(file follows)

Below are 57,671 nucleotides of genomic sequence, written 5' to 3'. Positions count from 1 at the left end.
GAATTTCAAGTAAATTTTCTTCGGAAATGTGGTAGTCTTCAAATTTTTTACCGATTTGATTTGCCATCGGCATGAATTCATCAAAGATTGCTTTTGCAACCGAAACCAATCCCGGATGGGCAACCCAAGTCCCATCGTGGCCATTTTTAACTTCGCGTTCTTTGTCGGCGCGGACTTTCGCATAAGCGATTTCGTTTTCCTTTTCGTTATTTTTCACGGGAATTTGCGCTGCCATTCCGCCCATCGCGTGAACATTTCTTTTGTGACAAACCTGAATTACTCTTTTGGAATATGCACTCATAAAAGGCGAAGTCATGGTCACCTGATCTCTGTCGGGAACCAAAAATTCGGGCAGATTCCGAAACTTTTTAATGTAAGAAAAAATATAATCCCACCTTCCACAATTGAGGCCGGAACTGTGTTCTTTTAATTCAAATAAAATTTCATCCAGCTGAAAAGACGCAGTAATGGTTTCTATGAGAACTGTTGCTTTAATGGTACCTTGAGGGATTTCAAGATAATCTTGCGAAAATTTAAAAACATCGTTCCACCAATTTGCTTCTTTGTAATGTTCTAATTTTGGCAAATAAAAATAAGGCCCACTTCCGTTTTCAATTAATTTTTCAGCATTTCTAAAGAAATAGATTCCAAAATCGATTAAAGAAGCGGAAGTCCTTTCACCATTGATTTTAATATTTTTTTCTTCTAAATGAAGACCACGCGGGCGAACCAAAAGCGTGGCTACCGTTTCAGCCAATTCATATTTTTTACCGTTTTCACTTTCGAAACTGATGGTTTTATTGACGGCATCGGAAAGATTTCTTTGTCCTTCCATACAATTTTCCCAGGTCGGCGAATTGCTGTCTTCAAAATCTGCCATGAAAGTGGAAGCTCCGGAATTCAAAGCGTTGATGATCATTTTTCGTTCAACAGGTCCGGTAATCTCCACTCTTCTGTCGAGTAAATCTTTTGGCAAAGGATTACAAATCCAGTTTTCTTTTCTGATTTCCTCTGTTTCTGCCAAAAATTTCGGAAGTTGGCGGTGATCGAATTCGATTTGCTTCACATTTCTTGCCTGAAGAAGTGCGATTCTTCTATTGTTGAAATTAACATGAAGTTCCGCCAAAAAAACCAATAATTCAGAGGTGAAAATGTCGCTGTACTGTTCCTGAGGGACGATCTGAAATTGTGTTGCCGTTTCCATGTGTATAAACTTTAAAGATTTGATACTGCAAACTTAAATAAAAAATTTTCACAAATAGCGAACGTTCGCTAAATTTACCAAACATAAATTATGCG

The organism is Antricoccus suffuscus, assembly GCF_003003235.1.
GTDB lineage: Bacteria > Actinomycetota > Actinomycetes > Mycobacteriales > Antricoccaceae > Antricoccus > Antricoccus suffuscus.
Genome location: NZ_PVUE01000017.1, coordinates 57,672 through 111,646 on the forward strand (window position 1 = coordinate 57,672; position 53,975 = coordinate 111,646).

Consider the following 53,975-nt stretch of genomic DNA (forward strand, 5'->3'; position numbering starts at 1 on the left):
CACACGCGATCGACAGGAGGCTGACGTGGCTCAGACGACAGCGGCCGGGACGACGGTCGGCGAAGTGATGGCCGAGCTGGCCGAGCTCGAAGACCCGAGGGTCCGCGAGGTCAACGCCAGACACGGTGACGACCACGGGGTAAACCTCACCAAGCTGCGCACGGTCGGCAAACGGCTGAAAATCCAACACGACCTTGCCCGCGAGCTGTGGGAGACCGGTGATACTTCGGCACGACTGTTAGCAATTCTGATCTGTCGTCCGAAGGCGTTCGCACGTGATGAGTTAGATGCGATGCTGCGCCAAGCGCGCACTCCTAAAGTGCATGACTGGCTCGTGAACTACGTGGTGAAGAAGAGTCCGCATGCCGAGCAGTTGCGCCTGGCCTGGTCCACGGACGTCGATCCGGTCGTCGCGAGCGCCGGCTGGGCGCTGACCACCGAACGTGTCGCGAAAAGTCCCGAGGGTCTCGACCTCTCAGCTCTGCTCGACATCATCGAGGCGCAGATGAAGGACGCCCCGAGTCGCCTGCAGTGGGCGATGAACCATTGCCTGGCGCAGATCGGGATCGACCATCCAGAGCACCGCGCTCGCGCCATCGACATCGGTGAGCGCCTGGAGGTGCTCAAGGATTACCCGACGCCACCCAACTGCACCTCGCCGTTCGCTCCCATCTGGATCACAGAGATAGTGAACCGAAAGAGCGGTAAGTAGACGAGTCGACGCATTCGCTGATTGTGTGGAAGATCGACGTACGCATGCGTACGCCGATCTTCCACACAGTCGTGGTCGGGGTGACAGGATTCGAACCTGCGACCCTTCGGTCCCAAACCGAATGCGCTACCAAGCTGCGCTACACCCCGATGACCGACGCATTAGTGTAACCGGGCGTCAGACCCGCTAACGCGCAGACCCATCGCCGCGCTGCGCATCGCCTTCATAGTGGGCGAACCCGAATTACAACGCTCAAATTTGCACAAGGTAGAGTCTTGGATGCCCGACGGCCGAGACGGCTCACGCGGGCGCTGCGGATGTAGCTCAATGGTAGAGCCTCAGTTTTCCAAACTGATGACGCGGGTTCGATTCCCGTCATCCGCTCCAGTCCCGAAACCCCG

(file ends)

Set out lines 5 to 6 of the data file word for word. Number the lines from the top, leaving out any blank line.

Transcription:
Genome location: NZ_PVUE01000017.1, coordinates 57,672 through 111,646 on the forward strand (window position 1 = coordinate 57,672; position 53,975 = coordinate 111,646).

Consider the following 53,975-nt stretch of genomic DNA (forward strand, 5'->3'; position numbering starts at 1 on the left):